An afternoon phone call devastated the $315,000 Volvo tournament at the Los Angeles Tennis Center on the UCLA campus Saturday and brought to full circle the bad luck that has plagued the event.
The call brought the news that top-seeded John McEnroe, who was to have played in Saturday night's 7:30 p.m. semifinal, was suffering from stomach flu and had defaulted.
Last week it was announced that Australia's Pat Cash would be unable to enter the tournament due to injury. Soon after that, Jimmy Connors was suspended (he had accumulated more than $7,500 in fines this year) and had to withdraw.
McEnroe's default means that Paul Annacone, of West Hampton, N.Y., will play in today's 4 p.m. final against Sweden's Stefan Edberg.
Tournament director Jack Kramer Kramer said Tatum O'Neal, with whom McEnroe lives, called tournament referee Don Wiley at 5:30 p.m. Saturday and asked that Dr. Omar Fareed be sent to examine McEnroe. Fareed is the tournament physician and longtime U.S. Davis Cup team doctor.
Fareed drove to McEnroe's Malibu home and at 7 p.m. called to say that McEnroe would have to default.
"His fever was over 100 degrees and he was very weak," Fareed reported.
When Kramer stood on court and announced McEnroe's withdrawal and that no ticket refunds would be made, he was loudly jeered by the estimated 6,500 fans.
Kramer was escorted by police through a throng demanding refunds at ticket windows and was booed when he made a similar announcement there.
Today's final had been sold out for a week and a half.
When asked his feeling on the turn of events, Annacone said: "I felt bad for the tournament and felt bad for the people who came out and expected him to (McEnroe) to play. I'm sorry he's not feeling well."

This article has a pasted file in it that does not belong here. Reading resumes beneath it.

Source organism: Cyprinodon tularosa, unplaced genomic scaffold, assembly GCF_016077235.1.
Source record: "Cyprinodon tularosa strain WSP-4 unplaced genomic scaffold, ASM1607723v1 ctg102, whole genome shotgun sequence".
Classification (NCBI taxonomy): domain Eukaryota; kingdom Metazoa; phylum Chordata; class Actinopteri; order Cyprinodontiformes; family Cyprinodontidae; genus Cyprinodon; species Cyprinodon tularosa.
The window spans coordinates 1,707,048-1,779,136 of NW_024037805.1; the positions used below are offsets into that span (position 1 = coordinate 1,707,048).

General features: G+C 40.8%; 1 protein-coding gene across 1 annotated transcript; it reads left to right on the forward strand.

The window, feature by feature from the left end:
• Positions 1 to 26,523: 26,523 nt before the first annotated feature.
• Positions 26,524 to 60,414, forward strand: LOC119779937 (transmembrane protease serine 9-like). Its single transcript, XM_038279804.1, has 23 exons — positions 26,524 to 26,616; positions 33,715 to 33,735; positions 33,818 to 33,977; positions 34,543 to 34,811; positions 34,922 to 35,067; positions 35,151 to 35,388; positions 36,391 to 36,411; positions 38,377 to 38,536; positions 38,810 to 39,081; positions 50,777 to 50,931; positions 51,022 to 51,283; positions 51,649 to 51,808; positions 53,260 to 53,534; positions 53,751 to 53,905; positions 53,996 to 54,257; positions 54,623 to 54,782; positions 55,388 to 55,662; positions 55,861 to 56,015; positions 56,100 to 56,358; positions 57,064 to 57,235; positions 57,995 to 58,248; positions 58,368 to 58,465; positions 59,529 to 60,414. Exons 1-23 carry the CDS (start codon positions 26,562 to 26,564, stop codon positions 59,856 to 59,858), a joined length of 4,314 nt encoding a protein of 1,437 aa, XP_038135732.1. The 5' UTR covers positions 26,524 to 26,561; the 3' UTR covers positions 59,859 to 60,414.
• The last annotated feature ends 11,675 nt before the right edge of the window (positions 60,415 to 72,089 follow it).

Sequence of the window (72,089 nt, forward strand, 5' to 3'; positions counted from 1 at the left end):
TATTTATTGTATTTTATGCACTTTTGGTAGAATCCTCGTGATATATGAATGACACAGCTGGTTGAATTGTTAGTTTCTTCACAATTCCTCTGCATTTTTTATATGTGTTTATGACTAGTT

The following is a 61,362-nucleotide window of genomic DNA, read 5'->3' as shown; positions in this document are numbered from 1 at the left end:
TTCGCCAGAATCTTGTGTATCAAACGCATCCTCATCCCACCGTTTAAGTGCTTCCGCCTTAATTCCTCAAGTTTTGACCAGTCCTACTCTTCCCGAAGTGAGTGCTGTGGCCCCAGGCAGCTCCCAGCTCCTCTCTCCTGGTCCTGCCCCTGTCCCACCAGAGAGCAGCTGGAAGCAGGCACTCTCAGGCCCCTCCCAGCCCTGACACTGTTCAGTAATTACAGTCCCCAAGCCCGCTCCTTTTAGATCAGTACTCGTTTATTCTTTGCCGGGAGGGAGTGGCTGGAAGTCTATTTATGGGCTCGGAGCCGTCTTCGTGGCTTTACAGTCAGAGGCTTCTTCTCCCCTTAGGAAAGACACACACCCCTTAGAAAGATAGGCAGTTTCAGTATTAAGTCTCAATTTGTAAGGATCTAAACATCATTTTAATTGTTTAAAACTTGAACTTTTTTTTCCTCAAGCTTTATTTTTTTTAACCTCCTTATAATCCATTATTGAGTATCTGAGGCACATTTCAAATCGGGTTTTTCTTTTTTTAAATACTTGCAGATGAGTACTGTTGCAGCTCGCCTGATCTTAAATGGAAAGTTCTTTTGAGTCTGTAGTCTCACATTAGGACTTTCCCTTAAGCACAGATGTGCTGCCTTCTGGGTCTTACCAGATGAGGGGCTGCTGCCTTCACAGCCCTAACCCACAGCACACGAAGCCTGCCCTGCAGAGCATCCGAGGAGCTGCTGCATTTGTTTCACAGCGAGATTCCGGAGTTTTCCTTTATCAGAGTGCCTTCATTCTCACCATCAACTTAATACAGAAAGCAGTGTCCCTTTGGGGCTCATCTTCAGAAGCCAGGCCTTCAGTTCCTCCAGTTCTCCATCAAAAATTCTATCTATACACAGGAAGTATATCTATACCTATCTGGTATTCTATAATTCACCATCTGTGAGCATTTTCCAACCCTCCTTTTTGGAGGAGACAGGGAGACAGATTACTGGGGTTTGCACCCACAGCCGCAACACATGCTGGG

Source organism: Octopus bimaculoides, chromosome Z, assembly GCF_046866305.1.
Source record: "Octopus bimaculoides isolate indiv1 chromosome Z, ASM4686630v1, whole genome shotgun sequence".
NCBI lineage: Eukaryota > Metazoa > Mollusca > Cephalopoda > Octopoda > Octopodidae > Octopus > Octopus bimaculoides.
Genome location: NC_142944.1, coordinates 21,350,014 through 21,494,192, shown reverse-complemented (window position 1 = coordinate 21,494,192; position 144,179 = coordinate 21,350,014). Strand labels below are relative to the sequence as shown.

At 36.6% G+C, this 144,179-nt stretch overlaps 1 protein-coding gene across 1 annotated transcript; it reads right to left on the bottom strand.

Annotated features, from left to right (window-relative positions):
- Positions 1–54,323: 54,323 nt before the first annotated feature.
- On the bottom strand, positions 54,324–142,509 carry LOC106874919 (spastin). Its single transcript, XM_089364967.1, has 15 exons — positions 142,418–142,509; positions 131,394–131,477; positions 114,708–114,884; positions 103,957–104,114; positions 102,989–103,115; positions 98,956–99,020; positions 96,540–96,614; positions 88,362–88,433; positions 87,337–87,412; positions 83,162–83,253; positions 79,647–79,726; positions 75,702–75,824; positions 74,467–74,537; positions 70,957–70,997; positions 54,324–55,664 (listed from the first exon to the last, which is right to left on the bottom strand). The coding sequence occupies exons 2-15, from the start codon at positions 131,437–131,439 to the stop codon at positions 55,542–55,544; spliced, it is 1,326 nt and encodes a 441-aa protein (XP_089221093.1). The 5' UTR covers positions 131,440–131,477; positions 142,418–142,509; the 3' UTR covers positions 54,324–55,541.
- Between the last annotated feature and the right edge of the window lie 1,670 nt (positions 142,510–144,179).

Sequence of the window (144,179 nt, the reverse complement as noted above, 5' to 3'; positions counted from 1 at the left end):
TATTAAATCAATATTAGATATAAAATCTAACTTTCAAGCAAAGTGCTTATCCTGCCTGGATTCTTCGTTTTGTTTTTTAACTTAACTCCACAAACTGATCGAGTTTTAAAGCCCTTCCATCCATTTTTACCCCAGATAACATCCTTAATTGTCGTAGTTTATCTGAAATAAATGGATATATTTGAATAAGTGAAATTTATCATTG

Annacone, 22, is ranked No. 27 in the world and is seeded eighth in the tournament. He advanced to the semifinals by upsetting third-seeded Scott Davis Friday night, 6-4, 6-2.
A former All-American from University of Tennessee, Annacone has a game similar to McEnroe's. He is an aggressive serve and volley player who likes to attack the net.
Edberg will go to the net, but it's more like he sneaks up on it. He tends to lull opponents into making mistakes rather than forcing them into errors.
Just as McEnroe's aggressive style forces opponents out of their game, so does Edberg's pace dictate the tempo of a match. He's not easily rattled.
Annacone and Edberg have never played each other.
In the afternoon semifinal, second-seeded Edberg defeated fourth-seeded Johan Kriek, 6-2, 6-3.
Edberg set the tone by breaking Kriek's serve in the first game of the first set.
"I started well," Edberg said. "He never really got started. I served well, I returned well, everything was better than before. I'm playing with much more confidence."
The Swede took a three-minute injury timeout after the third game of the second set. Edberg, 19, sat while tour trainer Todd Snyder massaged and manipulated his neck.
"It was a strained muscles, nothing serious," Edberg said. "I did it on a point. It only bothered me when I served."
One would not have known anything was wrong with his serve from the way he played Saturday. Edberg's deceptive 'kick serve' pops off the court and squirts up and away from the returner. Kriek said that Saturday he returned many of Edberg's serve at shoulder height.
"I've always served with a lot of kick, at least since I was 14," Edberg said. "I've been playing on clay and it's good to kick on clay, it give you more time."
Once Edberg got into his stride in the second set, there was little Kriek, who is ranked No. 15 in the world, could do.
"There's no way I was going to win playing like that," Kriek said. "There's nothing you can do if nothing works. I've been struggling since Wimbledon. It's nothing new for me to lose."
Kriek double-faulted five times, thus negating his serve and volley game.
In doubles action Saturday night, the team of Annacone-Christo Van Rensberg defeated Vijay Amritraj-John Lloyd, 7-6, 6-3. They will meet the team of Scott Davis-Robert Van't Hof in today's doubles final.
Davis and Van't Hof had reached the semifinal by defeating the team of Peter Fleming-John Fitzgerald Saturday afternoon, 5-7, 7-5, 7-6 (7-5).